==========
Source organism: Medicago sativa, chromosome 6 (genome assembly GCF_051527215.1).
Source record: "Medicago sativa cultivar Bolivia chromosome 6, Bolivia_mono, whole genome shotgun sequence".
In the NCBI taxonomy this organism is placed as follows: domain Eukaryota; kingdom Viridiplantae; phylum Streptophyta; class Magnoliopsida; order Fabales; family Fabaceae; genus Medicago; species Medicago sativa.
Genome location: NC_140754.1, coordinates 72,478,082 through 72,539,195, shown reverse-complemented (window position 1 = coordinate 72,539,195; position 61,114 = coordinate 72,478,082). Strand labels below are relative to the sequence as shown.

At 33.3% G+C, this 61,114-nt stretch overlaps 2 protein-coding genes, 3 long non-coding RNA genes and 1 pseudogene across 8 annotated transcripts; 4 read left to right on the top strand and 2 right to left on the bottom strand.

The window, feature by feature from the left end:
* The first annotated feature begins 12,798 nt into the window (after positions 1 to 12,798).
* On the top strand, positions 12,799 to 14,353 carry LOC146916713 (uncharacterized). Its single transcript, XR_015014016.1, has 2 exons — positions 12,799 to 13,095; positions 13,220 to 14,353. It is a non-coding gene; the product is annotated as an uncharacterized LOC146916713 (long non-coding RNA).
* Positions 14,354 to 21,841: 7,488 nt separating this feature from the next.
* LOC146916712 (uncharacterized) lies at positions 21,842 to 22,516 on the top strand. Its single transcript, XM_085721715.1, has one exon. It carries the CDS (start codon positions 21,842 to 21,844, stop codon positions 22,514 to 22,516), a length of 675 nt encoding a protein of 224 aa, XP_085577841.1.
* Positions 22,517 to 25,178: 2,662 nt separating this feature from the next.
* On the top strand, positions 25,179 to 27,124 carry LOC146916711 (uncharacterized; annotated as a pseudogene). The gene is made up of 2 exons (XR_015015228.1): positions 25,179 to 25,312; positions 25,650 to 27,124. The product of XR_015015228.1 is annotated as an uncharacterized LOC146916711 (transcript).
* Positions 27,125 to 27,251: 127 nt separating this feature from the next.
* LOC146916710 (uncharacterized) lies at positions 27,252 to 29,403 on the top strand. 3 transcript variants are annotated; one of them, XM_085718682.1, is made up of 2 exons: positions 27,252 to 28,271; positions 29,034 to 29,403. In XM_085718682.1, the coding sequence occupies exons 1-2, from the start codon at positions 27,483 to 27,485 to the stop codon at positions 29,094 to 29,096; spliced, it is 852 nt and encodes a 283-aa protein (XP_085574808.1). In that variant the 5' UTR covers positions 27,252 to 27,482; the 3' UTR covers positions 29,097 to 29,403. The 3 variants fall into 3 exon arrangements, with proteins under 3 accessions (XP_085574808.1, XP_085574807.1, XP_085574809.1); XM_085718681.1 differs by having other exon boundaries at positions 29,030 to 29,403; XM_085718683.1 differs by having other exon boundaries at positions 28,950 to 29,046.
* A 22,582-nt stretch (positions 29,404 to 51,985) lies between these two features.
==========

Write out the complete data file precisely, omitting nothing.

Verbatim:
Source organism: Medicago sativa, chromosome 6 (genome assembly GCF_051527215.1).
Source record: "Medicago sativa cultivar Bolivia chromosome 6, Bolivia_mono, whole genome shotgun sequence".
In the NCBI taxonomy this organism is placed as follows: domain Eukaryota; kingdom Viridiplantae; phylum Streptophyta; class Magnoliopsida; order Fabales; family Fabaceae; genus Medicago; species Medicago sativa.
Genome location: NC_140754.1, coordinates 72,478,082 through 72,539,195, shown reverse-complemented (window position 1 = coordinate 72,539,195; position 61,114 = coordinate 72,478,082). Strand labels below are relative to the sequence as shown.

At 33.3% G+C, this 61,114-nt stretch overlaps 2 protein-coding genes, 3 long non-coding RNA genes and 1 pseudogene across 8 annotated transcripts; 4 read left to right on the top strand and 2 right to left on the bottom strand.

The window, feature by feature from the left end:
* The first annotated feature begins 12,798 nt into the window (after positions 1 to 12,798).
* On the top strand, positions 12,799 to 14,353 carry LOC146916713 (uncharacterized). Its single transcript, XR_015014016.1, has 2 exons — positions 12,799 to 13,095; positions 13,220 to 14,353. It is a non-coding gene; the product is annotated as an uncharacterized LOC146916713 (long non-coding RNA).
* Positions 14,354 to 21,841: 7,488 nt separating this feature from the next.
* LOC146916712 (uncharacterized) lies at positions 21,842 to 22,516 on the top strand. Its single transcript, XM_085721715.1, has one exon. It carries the CDS (start codon positions 21,842 to 21,844, stop codon positions 22,514 to 22,516), a length of 675 nt encoding a protein of 224 aa, XP_085577841.1.
* Positions 22,517 to 25,178: 2,662 nt separating this feature from the next.
* On the top strand, positions 25,179 to 27,124 carry LOC146916711 (uncharacterized; annotated as a pseudogene). The gene is made up of 2 exons (XR_015015228.1): positions 25,179 to 25,312; positions 25,650 to 27,124. The product of XR_015015228.1 is annotated as an uncharacterized LOC146916711 (transcript).
* Positions 27,125 to 27,251: 127 nt separating this feature from the next.
* LOC146916710 (uncharacterized) lies at positions 27,252 to 29,403 on the top strand. 3 transcript variants are annotated; one of them, XM_085718682.1, is made up of 2 exons: positions 27,252 to 28,271; positions 29,034 to 29,403. In XM_085718682.1, the coding sequence occupies exons 1-2, from the start codon at positions 27,483 to 27,485 to the stop codon at positions 29,094 to 29,096; spliced, it is 852 nt and encodes a 283-aa protein (XP_085574808.1). In that variant the 5' UTR covers positions 27,252 to 27,482; the 3' UTR covers positions 29,097 to 29,403. The 3 variants fall into 3 exon arrangements, with proteins under 3 accessions (XP_085574808.1, XP_085574807.1, XP_085574809.1); XM_085718681.1 differs by having other exon boundaries at positions 29,030 to 29,403; XM_085718683.1 differs by having other exon boundaries at positions 28,950 to 29,046.
* A 22,582-nt stretch (positions 29,404 to 51,985) lies between these two features.